It’s the end of an era as Pro Evolution Soccer is replaced by the new platform known as eFootball, so it’s the perfect time to reflect on its endearing imperfections.
When it came to football video games, the choice was binary: either you’re with FIFA or PES. During my childhood it was one of several binary choices that seemed to cement your identity on the lawless territory that was the school playground, with other face-offs including Xbox vs PlayStation, Adidas vs Nike and, most pertinently for me, socially awkward loser who smells bad vs normal kids.
If we were in a cliché-ridden high school romcom, FIFA would be the muscular jock who wears a letterman jacket and has the coolest car, but PES would be the endearing outsider who has holes in his shoes but a heart of gold. Nothing made that scruffy underdog more endearing than the fake player names it resorted to due to licensing deals that rendered it impossible to use the identities of actual players or clubs.
The best of these were the shameless rip-offs that simply switched a few letters around and hoped nobody would notice; there are no prizes for guessing the true identity of Argentinian midfielder Juan Sebastian Revon, or the full-back free-kick specialist from Brazil named Roberto Larcos.
But there were some of these name switcheroos that were more than a little cheeky, in the manner of naughty kids swapping around words on a public noticeboard. We doubt that World Cup winning defender Cafu would have much appreciated being called Facu to his face; Samuele Dalla Bona was stiffed over by being renamed Samuel Dalla Boner; winger Paul Parry must have moaned loudly when he found he’d been renamed Porn Derry, while Jan Koller’s pseudonym sounds potentially libelous: Jan Killer.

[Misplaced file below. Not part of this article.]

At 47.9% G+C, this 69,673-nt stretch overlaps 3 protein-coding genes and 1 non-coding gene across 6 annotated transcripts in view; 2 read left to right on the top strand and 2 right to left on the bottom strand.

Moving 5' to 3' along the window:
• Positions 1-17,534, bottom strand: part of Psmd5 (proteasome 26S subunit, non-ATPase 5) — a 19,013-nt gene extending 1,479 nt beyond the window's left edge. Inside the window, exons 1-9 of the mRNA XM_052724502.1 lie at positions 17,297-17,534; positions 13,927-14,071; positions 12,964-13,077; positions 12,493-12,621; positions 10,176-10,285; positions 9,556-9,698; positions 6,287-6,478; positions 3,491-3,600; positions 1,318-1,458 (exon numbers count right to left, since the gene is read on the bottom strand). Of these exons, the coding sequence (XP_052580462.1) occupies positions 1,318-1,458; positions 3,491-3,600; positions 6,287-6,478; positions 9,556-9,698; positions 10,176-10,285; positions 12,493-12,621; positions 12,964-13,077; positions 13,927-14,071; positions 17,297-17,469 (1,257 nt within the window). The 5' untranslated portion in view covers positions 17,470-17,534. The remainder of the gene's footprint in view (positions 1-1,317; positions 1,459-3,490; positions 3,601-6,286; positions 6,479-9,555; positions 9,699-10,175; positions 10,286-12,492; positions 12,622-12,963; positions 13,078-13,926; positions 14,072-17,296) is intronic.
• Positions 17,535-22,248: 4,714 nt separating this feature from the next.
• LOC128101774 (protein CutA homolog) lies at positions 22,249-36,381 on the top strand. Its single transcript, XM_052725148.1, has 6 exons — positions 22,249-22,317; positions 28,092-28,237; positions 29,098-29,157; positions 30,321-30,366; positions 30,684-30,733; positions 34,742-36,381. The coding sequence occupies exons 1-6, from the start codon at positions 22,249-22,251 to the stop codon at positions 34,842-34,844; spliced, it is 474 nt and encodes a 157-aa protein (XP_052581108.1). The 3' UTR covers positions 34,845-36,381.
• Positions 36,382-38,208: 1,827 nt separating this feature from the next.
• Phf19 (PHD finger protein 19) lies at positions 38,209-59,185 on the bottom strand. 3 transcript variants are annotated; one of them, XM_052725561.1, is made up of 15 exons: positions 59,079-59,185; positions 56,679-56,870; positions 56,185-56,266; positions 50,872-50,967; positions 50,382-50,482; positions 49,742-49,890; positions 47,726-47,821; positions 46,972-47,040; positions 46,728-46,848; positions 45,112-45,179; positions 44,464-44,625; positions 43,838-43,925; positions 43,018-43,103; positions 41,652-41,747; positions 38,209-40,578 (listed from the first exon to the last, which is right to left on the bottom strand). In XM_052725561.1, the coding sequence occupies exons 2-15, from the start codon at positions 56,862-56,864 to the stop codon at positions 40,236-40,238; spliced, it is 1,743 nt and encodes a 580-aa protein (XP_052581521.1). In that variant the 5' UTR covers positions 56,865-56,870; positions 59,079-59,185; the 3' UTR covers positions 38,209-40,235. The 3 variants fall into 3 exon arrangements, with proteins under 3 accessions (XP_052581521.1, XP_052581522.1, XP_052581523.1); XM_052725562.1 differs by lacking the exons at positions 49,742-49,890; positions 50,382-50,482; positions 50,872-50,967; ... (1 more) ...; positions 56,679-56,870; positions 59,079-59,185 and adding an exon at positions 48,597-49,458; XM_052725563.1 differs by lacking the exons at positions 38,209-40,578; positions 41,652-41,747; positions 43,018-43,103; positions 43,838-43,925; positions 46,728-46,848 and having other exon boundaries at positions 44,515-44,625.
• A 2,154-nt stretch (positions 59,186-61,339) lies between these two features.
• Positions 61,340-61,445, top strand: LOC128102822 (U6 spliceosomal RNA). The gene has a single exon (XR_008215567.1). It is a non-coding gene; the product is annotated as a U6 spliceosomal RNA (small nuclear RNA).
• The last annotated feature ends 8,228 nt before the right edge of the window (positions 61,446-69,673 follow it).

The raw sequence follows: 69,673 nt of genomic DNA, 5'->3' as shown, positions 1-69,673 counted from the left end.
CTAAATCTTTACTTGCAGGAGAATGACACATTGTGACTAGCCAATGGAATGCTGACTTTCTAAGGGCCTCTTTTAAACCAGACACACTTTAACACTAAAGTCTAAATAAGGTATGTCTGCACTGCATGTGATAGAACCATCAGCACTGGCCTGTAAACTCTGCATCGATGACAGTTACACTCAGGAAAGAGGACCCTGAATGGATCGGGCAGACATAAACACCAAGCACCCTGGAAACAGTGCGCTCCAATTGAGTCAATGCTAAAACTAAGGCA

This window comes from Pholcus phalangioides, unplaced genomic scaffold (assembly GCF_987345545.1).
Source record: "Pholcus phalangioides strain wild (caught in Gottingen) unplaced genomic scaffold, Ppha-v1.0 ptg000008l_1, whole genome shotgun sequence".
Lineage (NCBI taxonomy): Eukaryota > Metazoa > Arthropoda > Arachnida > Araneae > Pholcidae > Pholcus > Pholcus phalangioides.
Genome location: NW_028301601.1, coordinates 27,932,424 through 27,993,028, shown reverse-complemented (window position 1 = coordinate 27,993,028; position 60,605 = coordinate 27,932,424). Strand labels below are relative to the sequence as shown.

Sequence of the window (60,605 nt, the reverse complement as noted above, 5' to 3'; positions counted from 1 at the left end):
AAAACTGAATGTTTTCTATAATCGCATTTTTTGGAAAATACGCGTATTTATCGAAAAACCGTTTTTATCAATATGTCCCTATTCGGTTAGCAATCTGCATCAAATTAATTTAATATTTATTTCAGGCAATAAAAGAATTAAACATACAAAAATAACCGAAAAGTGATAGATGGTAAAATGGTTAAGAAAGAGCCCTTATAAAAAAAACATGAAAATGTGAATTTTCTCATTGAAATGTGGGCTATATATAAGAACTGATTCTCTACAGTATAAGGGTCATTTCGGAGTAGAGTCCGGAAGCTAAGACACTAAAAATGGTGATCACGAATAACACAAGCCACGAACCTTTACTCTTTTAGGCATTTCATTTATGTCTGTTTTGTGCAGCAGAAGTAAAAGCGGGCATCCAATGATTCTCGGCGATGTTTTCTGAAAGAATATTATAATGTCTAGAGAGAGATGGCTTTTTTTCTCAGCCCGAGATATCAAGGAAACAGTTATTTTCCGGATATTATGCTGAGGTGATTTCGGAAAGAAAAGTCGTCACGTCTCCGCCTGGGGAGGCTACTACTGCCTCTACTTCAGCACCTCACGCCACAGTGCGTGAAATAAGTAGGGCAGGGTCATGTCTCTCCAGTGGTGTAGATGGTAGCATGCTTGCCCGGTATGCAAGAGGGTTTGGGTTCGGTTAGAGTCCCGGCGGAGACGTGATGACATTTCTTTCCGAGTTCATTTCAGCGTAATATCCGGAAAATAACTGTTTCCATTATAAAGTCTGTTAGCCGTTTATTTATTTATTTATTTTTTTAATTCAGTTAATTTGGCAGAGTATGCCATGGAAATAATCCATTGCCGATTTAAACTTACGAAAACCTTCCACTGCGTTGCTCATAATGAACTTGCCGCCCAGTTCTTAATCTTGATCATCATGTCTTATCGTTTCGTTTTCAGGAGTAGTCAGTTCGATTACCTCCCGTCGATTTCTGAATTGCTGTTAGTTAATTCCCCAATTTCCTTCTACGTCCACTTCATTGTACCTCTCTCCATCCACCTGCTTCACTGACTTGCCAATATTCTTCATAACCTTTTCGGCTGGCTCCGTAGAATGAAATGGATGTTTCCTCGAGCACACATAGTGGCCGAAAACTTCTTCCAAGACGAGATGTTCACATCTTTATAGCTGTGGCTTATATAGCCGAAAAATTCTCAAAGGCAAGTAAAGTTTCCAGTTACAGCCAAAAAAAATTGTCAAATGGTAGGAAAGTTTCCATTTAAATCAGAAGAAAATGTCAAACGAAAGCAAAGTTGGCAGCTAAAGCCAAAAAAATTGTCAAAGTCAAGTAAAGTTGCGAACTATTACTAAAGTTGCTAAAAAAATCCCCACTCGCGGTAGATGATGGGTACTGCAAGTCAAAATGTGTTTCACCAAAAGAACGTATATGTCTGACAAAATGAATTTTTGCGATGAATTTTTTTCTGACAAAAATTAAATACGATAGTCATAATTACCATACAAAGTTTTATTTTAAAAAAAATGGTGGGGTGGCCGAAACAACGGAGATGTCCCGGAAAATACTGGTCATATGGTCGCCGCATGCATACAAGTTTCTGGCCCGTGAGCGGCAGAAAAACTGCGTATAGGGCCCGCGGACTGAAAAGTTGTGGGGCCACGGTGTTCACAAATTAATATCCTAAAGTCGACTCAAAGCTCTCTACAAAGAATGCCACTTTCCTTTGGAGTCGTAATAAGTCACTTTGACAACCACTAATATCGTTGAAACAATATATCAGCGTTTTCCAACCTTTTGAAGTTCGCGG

Clubs didn’t fare much better than their players, with truly baffling names indicating a severe lack of geography graduates on the payroll at Konami. West Ham United being renamed Lake District was surely the most egregious example; living just a stone’s throw away from the stadium, I can’t say I’ve seen too many tourists in walking boots and anoraks darting around the alleys of East London lately. Still, bizarre and buffoonish names like that are surely preferable to dull choices like Man Red for a certain club that everyone loves to hate.
Now that the PES name has been retired and a substantially new game launched in its place, it feels like the story has come to an unhappy ending for the series, with the cool kid that is FIFA having outsold its rival by around three to one and simply leaving them in the dust. Could eFootball, which works on a free-to-play cross-platform model, be the “glow-up” that Konami’s series needs in order to compete with the best sports games again?
It would take an impressive piece of skill to overtake FIFA, much like that careering run past four defenders in the dying minutes of extra time that was scored against Arsenal back in 1999 by a certain ‘Ryan Greggs’. Who doesn’t love an underdog story in sport, and if eFootball can register a famous comeback victory then it would be just as sweet as any FA Cup upset.